The Killing of a Chicken
I was with my parents, walking on Spadina Avenue in downtown Toronto, south of
College Street--where the Toronto Chinatown is today. I am talking about 40 years ago.
It is the general area of what is still, I think, called Kensington Market.
Walking among open displays of animals, grains, anything and everything it seems in
memory, we came upon crates--rectangular cages, really--of chickens piled up to at least
my height. There was the noise of chickens cackling, and feathers flying.
This happened quite suddenly, for the market--as any market--was alive with noises,
smells, sights, a joyful chaos. Out of the pleasant buzz, I was confronted by a man
holding a struggling chicken by its legs. It made acrobatic swings in its doomed attempt to
escape the inevitable. He took out a hacksaw, it seemed to me, and sliced a hole in the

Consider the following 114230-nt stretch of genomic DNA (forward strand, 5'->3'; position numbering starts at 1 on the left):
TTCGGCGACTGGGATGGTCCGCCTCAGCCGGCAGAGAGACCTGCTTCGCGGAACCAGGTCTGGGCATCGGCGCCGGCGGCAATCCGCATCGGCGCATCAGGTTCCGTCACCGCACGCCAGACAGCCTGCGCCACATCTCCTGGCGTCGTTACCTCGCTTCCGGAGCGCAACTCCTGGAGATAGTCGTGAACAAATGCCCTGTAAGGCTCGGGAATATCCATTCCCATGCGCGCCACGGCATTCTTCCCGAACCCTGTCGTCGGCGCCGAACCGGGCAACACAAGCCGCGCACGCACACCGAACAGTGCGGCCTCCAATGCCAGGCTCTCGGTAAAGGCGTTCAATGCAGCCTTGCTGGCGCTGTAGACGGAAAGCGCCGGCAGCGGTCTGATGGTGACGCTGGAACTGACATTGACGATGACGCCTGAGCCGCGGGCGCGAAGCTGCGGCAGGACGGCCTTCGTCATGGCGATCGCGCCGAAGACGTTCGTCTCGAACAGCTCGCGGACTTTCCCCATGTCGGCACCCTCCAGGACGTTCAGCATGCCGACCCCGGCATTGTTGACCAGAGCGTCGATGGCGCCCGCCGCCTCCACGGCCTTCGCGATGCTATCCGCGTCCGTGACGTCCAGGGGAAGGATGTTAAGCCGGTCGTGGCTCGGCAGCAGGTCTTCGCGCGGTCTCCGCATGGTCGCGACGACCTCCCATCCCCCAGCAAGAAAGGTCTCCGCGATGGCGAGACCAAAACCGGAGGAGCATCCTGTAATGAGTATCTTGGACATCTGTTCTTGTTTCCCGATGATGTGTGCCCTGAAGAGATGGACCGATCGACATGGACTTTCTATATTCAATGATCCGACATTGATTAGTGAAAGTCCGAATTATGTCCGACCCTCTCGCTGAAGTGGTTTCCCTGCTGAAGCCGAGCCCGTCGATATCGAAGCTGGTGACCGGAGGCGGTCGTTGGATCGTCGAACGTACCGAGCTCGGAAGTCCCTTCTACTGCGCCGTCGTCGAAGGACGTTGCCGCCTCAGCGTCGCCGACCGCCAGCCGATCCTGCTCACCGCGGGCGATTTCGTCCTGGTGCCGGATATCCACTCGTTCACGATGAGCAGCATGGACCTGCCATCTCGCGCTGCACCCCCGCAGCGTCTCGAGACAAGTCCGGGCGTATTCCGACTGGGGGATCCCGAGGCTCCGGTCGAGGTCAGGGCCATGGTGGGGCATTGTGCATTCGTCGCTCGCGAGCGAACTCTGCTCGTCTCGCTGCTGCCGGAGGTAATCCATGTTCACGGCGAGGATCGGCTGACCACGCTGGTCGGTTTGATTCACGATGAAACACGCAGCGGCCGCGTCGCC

chicken's jugular. And the blood dripped out. The chicken struggled less and less. . .
I don't remember if I was horrified, or scared. As an adult, my mother told me that I
watched it solemnly, and than asked her never to bring it up--ever. They never did.
The reason I am thinking of it today, I am preparing a casserole of chicken thighs, and
one is red with blood, as they occasionally are.
I always thought this had something to do with making the slaughter of a chicken
kosher; something to do with the blood being unclean, and having to be kept away from
This image comes to me sometimes.